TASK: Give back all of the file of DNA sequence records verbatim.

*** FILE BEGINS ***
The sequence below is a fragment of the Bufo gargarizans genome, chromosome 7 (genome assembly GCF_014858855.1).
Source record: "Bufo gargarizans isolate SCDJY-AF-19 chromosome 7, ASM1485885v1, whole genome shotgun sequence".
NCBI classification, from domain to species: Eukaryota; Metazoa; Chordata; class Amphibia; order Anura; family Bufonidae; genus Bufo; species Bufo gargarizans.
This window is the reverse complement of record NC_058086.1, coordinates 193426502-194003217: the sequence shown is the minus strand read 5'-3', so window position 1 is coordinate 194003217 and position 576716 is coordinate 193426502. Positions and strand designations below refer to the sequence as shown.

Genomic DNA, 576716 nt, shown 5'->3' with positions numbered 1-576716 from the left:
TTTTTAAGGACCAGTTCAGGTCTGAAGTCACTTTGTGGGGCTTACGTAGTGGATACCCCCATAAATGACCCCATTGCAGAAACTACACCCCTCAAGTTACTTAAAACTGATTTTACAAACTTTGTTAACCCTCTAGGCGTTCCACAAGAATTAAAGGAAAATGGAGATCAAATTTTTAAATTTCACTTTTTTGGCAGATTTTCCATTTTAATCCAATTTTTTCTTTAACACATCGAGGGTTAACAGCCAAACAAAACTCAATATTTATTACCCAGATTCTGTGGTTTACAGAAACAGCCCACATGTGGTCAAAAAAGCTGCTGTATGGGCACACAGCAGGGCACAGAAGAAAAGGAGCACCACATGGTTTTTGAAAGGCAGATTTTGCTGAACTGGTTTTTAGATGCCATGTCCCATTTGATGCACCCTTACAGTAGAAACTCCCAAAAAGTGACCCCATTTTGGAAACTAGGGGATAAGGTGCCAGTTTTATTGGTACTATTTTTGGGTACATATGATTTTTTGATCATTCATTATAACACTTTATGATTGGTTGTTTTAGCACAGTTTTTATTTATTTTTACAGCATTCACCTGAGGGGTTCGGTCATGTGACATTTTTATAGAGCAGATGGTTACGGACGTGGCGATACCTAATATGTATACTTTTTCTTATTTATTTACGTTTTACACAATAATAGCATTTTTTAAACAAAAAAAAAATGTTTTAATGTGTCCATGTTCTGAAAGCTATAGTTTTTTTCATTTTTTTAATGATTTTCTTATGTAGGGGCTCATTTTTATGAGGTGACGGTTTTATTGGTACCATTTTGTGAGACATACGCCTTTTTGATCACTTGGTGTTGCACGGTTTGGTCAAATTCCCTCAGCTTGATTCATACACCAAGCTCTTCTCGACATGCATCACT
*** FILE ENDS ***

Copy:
The sequence below is a fragment of the Bufo gargarizans genome, chromosome 7 (genome assembly GCF_014858855.1).
Source record: "Bufo gargarizans isolate SCDJY-AF-19 chromosome 7, ASM1485885v1, whole genome shotgun sequence".
NCBI classification, from domain to species: Eukaryota; Metazoa; Chordata; class Amphibia; order Anura; family Bufonidae; genus Bufo; species Bufo gargarizans.
This window is the reverse complement of record NC_058086.1, coordinates 193426502-194003217: the sequence shown is the minus strand read 5'-3', so window position 1 is coordinate 194003217 and position 576716 is coordinate 193426502. Positions and strand designations below refer to the sequence as shown.

Genomic DNA, 576716 nt, shown 5'->3' with positions numbered 1-576716 from the left:
TTTTTAAGGACCAGTTCAGGTCTGAAGTCACTTTGTGGGGCTTACGTAGTGGATACCCCCATAAATGACCCCATTGCAGAAACTACACCCCTCAAGTTACTTAAAACTGATTTTACAAACTTTGTTAACCCTCTAGGCGTTCCACAAGAATTAAAGGAAAATGGAGATCAAATTTTTAAATTTCACTTTTTTGGCAGATTTTCCATTTTAATCCAATTTTTTCTTTAACACATCGAGGGTTAACAGCCAAACAAAACTCAATATTTATTACCCAGATTCTGTGGTTTACAGAAACAGCCCACATGTGGTCAAAAAAGCTGCTGTATGGGCACACAGCAGGGCACAGAAGAAAAGGAGCACCACATGGTTTTTGAAAGGCAGATTTTGCTGAACTGGTTTTTAGATGCCATGTCCCATTTGATGCACCCTTACAGTAGAAACTCCCAAAAAGTGACCCCATTTTGGAAACTAGGGGATAAGGTGCCAGTTTTATTGGTACTATTTTTGGGTACATATGATTTTTTGATCATTCATTATAACACTTTATGATTGGTTGTTTTAGCACAGTTTTTATTTATTTTTACAGCATTCACCTGAGGGGTTCGGTCATGTGACATTTTTATAGAGCAGATGGTTACGGACGTGGCGATACCTAATATGTATACTTTTTCTTATTTATTTACGTTTTACACAATAATAGCATTTTTTAAACAAAAAAAAAATGTTTTAATGTGTCCATGTTCTGAAAGCTATAGTTTTTTTCATTTTTTTAATGATTTTCTTATGTAGGGGCTCATTTTTATGAGGTGACGGTTTTATTGGTACCATTTTGTGAGACATACGCCTTTTTGATCACTTGGTGTTGCACGGTTTGGTCAAATTCCCTCAGCTTGATTCATACACCAAGCTCTTCTCGACATGCATCACT